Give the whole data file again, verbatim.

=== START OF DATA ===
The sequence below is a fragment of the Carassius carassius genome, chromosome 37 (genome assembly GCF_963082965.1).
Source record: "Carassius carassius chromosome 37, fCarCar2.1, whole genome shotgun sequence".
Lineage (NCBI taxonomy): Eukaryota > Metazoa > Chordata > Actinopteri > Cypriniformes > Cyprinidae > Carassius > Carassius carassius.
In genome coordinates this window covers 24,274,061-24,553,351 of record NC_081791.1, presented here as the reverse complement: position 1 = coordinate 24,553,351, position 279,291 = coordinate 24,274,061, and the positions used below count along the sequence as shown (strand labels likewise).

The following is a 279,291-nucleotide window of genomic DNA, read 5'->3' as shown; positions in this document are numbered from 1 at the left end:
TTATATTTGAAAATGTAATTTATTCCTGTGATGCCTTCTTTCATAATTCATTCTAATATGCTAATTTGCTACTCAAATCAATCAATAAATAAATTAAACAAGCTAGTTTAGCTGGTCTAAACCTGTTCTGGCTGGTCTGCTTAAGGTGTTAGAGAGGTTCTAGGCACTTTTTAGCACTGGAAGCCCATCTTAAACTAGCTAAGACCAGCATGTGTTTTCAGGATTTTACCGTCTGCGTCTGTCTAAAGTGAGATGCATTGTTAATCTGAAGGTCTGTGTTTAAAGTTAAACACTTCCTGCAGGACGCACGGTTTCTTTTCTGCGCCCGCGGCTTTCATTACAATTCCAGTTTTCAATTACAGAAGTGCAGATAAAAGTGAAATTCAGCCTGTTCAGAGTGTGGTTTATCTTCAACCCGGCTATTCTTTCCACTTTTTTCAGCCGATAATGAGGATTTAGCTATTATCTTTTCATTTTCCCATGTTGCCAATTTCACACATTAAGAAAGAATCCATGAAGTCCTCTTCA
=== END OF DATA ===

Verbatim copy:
The sequence below is a fragment of the Carassius carassius genome, chromosome 37 (genome assembly GCF_963082965.1).
Source record: "Carassius carassius chromosome 37, fCarCar2.1, whole genome shotgun sequence".
Lineage (NCBI taxonomy): Eukaryota > Metazoa > Chordata > Actinopteri > Cypriniformes > Cyprinidae > Carassius > Carassius carassius.
In genome coordinates this window covers 24,274,061-24,553,351 of record NC_081791.1, presented here as the reverse complement: position 1 = coordinate 24,553,351, position 279,291 = coordinate 24,274,061, and the positions used below count along the sequence as shown (strand labels likewise).

The following is a 279,291-nucleotide window of genomic DNA, read 5'->3' as shown; positions in this document are numbered from 1 at the left end:
TTATATTTGAAAATGTAATTTATTCCTGTGATGCCTTCTTTCATAATTCATTCTAATATGCTAATTTGCTACTCAAATCAATCAATAAATAAATTAAACAAGCTAGTTTAGCTGGTCTAAACCTGTTCTGGCTGGTCTGCTTAAGGTGTTAGAGAGGTTCTAGGCACTTTTTAGCACTGGAAGCCCATCTTAAACTAGCTAAGACCAGCATGTGTTTTCAGGATTTTACCGTCTGCGTCTGTCTAAAGTGAGATGCATTGTTAATCTGAAGGTCTGTGTTTAAAGTTAAACACTTCCTGCAGGACGCACGGTTTCTTTTCTGCGCCCGCGGCTTTCATTACAATTCCAGTTTTCAATTACAGAAGTGCAGATAAAAGTGAAATTCAGCCTGTTCAGAGTGTGGTTTATCTTCAACCCGGCTATTCTTTCCACTTTTTTCAGCCGATAATGAGGATTTAGCTATTATCTTTTCATTTTCCCATGTTGCCAATTTCACACATTAAGAAAGAATCCATGAAGTCCTCTTCA